Thank you to Mickleham and Westhumble Local History Group for allowing Dorking Museum to publish their research. Thank you to Jane Anthony from Dorking Museum for additional research.
Frederick Field was born in Hounslow Middlesex in 1890. His father, Frederick (1855-1932) was a gardener and his mother, Letitia Ann (nee Still, 1851-1940) was a washing servant. They married in Sevenoaks, Kent in 1889. Frederick had one sister, Francis Harriet (1892-1992).
In 1891 Frederick and Letitia were living with their eight-month-old baby Frederick in Bath Road, Heston, Hounslow.
They moved to Mickleham about 1901, now also with their daughter Frances, where they lived at Laundry Cottage, 6 Elm Cottages. Elm Cottages were known as Praed’s Cottages after the wealthy Mackworth Praed family of Mickleham Downs who owned them. During the time the Field family lived in Mickleham, Robert Mackworth Praed was Lord of the Manor of Mickleham.
According to the Mickleham School Logbook on 17th April 1905 Frederick went to Dorking for Confirmation, and on 2nd August 1905 he left school. He was described as a ‘good and diligent scholar’.
By 1915, Frederick’s parents moved to Arthur’s Bridge Road, Horsell near Woking, with Frances, who continued to live in the house with her husband Ernest Vidler after the death of her parents. The Commonwealth War Grave Commission entry for Frederick Richard lists the name of the house as ‘Mickleham’, presumably chosen by his parents to remember their time at Laundry Cottage. Frances was worked as a teacher.
Before enlisting in 1915, Frederick worked as a Millers clerk.
Frederick enlisted in 1st/13th Battalion of the London (Princess Louise’s) Regiment. The regimental headquarters were in Iveagh Gardens Kensington, and most of the recruits were drawn from that area.
In June 1916 the battalion was mobilised for war, landing at Le Havre before being sent into the line in the Vimy sector. In November the battalion was deployed to Salonika and then sent to Alexandria in July 1917 as part of the Egyptian Expeditionary Force in the Palestine Campaign.
Corporal Field died on 8th December 1917 during the capture of Jerusalem, the day before the city surrendered.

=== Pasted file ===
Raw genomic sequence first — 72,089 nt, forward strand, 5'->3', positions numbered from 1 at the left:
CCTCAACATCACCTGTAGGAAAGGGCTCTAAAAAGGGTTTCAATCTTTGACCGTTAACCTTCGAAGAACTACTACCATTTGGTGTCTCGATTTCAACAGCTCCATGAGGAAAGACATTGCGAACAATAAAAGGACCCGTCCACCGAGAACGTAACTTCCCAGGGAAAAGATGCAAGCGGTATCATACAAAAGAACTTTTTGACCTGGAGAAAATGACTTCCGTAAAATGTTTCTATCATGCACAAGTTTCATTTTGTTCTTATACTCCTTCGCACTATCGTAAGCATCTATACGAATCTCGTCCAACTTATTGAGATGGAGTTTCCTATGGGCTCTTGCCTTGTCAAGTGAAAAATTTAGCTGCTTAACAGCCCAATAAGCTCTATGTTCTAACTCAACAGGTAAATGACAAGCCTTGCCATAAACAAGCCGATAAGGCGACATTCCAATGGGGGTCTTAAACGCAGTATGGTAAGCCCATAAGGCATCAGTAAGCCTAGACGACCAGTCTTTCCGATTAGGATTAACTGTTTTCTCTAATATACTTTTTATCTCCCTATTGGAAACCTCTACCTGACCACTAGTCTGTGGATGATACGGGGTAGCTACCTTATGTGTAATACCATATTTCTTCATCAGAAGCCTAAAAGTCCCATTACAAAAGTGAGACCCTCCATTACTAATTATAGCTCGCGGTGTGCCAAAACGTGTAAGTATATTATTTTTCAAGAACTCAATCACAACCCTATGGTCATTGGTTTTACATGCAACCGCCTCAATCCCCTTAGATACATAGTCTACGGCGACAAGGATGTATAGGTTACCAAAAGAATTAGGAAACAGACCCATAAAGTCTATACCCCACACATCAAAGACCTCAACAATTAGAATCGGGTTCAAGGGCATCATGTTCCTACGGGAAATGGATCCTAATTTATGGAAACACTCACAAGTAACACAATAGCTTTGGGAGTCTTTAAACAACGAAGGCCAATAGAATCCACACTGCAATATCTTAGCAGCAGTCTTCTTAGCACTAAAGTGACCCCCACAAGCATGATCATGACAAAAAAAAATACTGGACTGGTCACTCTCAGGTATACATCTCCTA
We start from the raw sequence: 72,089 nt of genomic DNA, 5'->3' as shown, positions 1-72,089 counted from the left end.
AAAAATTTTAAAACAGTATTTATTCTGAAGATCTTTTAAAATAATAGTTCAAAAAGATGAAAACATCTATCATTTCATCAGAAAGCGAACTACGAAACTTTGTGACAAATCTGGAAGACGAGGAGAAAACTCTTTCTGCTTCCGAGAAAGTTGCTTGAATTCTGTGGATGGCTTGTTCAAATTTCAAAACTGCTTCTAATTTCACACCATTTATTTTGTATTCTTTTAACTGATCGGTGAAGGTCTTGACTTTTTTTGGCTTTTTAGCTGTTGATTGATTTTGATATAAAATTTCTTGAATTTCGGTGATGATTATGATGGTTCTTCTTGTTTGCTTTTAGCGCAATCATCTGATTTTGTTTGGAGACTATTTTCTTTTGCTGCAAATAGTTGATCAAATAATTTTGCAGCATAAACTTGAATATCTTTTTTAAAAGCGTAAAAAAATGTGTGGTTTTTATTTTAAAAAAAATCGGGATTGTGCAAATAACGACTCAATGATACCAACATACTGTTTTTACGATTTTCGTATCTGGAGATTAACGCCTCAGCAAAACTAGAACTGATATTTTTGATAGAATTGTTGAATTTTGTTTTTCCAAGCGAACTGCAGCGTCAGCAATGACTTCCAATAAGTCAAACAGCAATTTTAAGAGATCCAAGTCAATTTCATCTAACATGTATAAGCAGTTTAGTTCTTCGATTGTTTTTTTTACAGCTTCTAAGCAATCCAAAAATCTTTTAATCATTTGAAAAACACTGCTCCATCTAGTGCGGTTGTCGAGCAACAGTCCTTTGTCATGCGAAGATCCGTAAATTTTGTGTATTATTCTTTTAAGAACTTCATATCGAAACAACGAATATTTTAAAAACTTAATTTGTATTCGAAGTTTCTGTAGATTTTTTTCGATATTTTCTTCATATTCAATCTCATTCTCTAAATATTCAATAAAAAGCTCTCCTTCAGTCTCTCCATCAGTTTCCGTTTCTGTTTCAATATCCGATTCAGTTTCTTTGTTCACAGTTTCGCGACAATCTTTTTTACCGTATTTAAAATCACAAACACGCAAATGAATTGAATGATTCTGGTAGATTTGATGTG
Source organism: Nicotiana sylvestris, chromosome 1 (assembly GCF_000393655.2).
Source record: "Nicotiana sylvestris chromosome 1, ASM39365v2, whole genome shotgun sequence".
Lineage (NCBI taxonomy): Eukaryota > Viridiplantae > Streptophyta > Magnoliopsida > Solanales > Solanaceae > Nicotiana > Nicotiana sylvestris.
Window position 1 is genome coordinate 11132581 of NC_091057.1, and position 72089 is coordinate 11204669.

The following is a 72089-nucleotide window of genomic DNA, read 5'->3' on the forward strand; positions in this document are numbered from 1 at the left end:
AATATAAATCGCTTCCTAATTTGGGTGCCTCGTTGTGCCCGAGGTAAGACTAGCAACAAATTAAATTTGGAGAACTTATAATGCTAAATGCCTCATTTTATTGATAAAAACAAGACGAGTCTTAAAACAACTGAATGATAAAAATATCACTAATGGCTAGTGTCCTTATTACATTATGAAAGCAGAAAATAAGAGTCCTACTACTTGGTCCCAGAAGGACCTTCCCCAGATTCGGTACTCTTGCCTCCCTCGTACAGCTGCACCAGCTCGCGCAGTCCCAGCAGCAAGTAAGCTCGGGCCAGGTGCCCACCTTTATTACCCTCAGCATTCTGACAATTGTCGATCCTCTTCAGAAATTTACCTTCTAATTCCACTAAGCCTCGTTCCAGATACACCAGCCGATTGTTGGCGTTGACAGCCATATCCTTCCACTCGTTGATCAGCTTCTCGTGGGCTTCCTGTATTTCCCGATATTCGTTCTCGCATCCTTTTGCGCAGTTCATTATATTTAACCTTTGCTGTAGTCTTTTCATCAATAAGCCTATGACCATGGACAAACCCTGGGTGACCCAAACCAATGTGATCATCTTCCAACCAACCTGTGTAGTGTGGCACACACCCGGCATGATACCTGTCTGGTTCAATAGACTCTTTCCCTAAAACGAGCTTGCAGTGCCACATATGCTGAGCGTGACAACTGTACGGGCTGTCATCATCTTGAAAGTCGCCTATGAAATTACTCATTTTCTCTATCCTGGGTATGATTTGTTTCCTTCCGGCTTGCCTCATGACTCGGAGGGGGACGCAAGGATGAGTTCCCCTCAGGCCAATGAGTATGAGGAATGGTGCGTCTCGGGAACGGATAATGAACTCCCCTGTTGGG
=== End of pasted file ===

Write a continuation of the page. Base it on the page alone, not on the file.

The action on that day was as follows: Ottoman artillery began firing on a road junction, which Mott’s Detachment had to negotiate. Unable to advance or retaliate against the accurate shell fire from an Ottoman battery near Bethlehem, the detachment waited. At around noon, Chetwode, the corps’ commander, ordered the detachment to get moving. Mott finally attacked his main objective at Beit Jala at 16:00, but the Ottoman Army had already retired. It was not until the evening that they continued their advance to find the way completely clear of Ottoman defenders. At the crucial moment, Mott’s Detachment was unable to cover the southern flank of the 60th (London) Division, forcing the Londoners to pause during daylight, as enfilading fire would have made any advance extremely costly. Three days later General Allenby entered Jerusalem on, foot. Lloyd George described the capture of the city as an early Christmas Present.
Frederick Field was aged 27 at the time of his death and was buried in Jerusalem Cemetery. He is commemorated on the Jerusalem Memorial and also on the Horsell Village War Memorial in Surrey.
Born Hounslow, Middlesex
Lived Byttom Hill, Mickleham, Surrey
Son of Frederick and Letitia Ann Field
Regiment 13th Kensington Battalion, London Regiment
Date of Death 8th February 1917
Place of Death Jerusalem, Palestine
Cause of Death Killed in Action
Cemetery Jerusalem Cemetery
Dorking Museum is very grateful to the following members of Mickleham and Westhumble Local History Society for allowing the Museum to publish their research on the WW1 project; Paul Brown; Roger Davis; Caroline Freuler; Judy Kinloch; Judith Long; Phil Randles; Veronica Randles; Sue Tatham and Fiona Taylor. Thank you also to Ben Tatham and Andrew Tatham.